New Pictures 2: Marco Breuer
Opens February 18, 2010
Second Solo Exhibition Continues MIA’s New Photography Series
Presenting International Avant-garde Photographers
Minneapolis, MN. December 18—The second exhibition in the MIA’s new photography series featuring important new work from artists from around the globe will present work of German artist Marco Breuer, one of the most innovative photographers working with abstraction today. His bold and experimental approach eschews the camera itself, inviting viewers to consider: What is a photograph? He strips photography to its essential materiality, presenting colorful and shapely works created by manipulating the surface of light-sensitive photographic paper. The exhibition will be on view from February 18 through August 1, 2010, in two parts. For the opening, Breuer will present ten works, including a dyptich and triptych, produced from 2001 to 2009. Then, in mid-March, he will alter the space in the Perlman Gallery by painting the walls black to evoke a darkroom and a space of creativity. The gallery will then serve as an arena for a site-specific drawing that integrates the exhibited works.
“Marco Breuer challenges the viewer to re-examine the most basic assumptions about photography,” said curator David Little. “Both his hand-made process and the modest scale of his completed works suggest new ways to create photographs during a time when Photoshop and monumentality are de rigueur. His experience as an artist and his single-minded approach make him a terrific artist to participate in the MIA’s ‘New Pictures’ series.”
Using an extensive and continually evolving range of processes such as cyanotype, gum bichromate, and chromogenic paper, Breuer physically extracts abstract and visually compelling images from photographic paper. He might place burning coals on the paper, or slice into it, or sandpaper the emulsion until holes appear. Much like mid-20th century European and American abstract painters, Breuer said he likes “to be in there, physically involved with the image.”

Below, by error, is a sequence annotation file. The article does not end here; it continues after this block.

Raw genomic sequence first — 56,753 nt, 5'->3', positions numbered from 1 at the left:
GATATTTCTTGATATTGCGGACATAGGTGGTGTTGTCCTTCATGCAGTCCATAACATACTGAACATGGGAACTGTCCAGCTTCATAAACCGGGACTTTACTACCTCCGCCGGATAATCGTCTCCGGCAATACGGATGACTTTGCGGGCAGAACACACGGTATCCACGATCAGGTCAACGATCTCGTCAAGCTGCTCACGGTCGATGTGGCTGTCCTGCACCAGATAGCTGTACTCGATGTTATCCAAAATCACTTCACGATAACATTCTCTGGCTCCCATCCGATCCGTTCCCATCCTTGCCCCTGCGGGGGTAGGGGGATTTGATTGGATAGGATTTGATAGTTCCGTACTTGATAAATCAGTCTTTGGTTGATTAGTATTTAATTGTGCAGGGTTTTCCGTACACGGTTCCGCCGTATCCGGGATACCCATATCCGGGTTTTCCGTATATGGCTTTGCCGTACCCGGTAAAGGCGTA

Breuer confronts and upends many of photography’s historical and current conventions. In a time of technological progress, he employs antiquated printing methods to produce new images for the present. The distinctive blue tone of Spin (E-197) is the result of a cyanotype printing method invented by Sir John Herschel in the mid-19th century, at the very beginning of photography’s emergence. In a medium known for multiple editions, he makes unique works of art. And at a time when large-scale is often equated with being contemporary, Breuer creates modestly scaled photographs in non-standard sizes.
Breuer was born in 1966 in Landshut, Germany. He has exhibited widely throughout the United States and Europe and his work is included in numerous collections, including those at the Albright-Knox Art Gallery in Buffalo, the Baltimore Museum of Art, the Fogg Art Museum at Harvard University in Cambridge, the Museum of Fine Arts in Houston, the Museum of Modern Art in New York, the New York Public Library, the Norton Museum of Art in West Palm Beach, the San Francisco Museum of Modern Art, and the Staatsgalerie in Stuttgart, Germany. His publication SMTWTFS received wide critical acclaim and a photo-eye Gallery Award for Best Photography Book of 2002. In 2007 Aperture published a monograph of his work titled Early Recordings. Breuer lives in upstate New York.
Breuer will lecture on his work March 13, 2010. For more information please go to the New Pictures Web site at http://www.artsmia.org/new-pictures/.
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